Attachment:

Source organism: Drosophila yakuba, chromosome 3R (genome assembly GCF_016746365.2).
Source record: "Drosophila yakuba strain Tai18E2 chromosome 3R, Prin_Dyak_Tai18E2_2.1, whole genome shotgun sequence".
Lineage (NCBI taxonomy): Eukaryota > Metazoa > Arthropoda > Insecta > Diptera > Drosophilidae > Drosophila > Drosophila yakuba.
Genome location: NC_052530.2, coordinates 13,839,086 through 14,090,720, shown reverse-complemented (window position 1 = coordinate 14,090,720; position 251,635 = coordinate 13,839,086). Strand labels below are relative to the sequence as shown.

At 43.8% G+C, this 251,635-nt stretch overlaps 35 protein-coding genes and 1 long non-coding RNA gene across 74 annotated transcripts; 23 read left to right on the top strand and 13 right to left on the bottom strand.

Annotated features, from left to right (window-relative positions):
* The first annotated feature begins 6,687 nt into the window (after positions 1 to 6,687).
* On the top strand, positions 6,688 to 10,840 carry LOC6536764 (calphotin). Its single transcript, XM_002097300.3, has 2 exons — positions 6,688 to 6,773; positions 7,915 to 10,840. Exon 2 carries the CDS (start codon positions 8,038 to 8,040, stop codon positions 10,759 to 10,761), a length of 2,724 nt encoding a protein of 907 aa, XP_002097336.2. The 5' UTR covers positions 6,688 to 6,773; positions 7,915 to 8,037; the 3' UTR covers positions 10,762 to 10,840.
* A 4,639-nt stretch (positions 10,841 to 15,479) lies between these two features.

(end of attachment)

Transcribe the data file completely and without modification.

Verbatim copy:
Source organism: Drosophila yakuba, chromosome 3R (genome assembly GCF_016746365.2).
Source record: "Drosophila yakuba strain Tai18E2 chromosome 3R, Prin_Dyak_Tai18E2_2.1, whole genome shotgun sequence".
Lineage (NCBI taxonomy): Eukaryota > Metazoa > Arthropoda > Insecta > Diptera > Drosophilidae > Drosophila > Drosophila yakuba.
Genome location: NC_052530.2, coordinates 13,839,086 through 14,090,720, shown reverse-complemented (window position 1 = coordinate 14,090,720; position 251,635 = coordinate 13,839,086). Strand labels below are relative to the sequence as shown.

At 43.8% G+C, this 251,635-nt stretch overlaps 35 protein-coding genes and 1 long non-coding RNA gene across 74 annotated transcripts; 23 read left to right on the top strand and 13 right to left on the bottom strand.

Annotated features, from left to right (window-relative positions):
* The first annotated feature begins 6,687 nt into the window (after positions 1 to 6,687).
* On the top strand, positions 6,688 to 10,840 carry LOC6536764 (calphotin). Its single transcript, XM_002097300.3, has 2 exons — positions 6,688 to 6,773; positions 7,915 to 10,840. Exon 2 carries the CDS (start codon positions 8,038 to 8,040, stop codon positions 10,759 to 10,761), a length of 2,724 nt encoding a protein of 907 aa, XP_002097336.2. The 5' UTR covers positions 6,688 to 6,773; positions 7,915 to 8,037; the 3' UTR covers positions 10,762 to 10,840.
* A 4,639-nt stretch (positions 10,841 to 15,479) lies between these two features.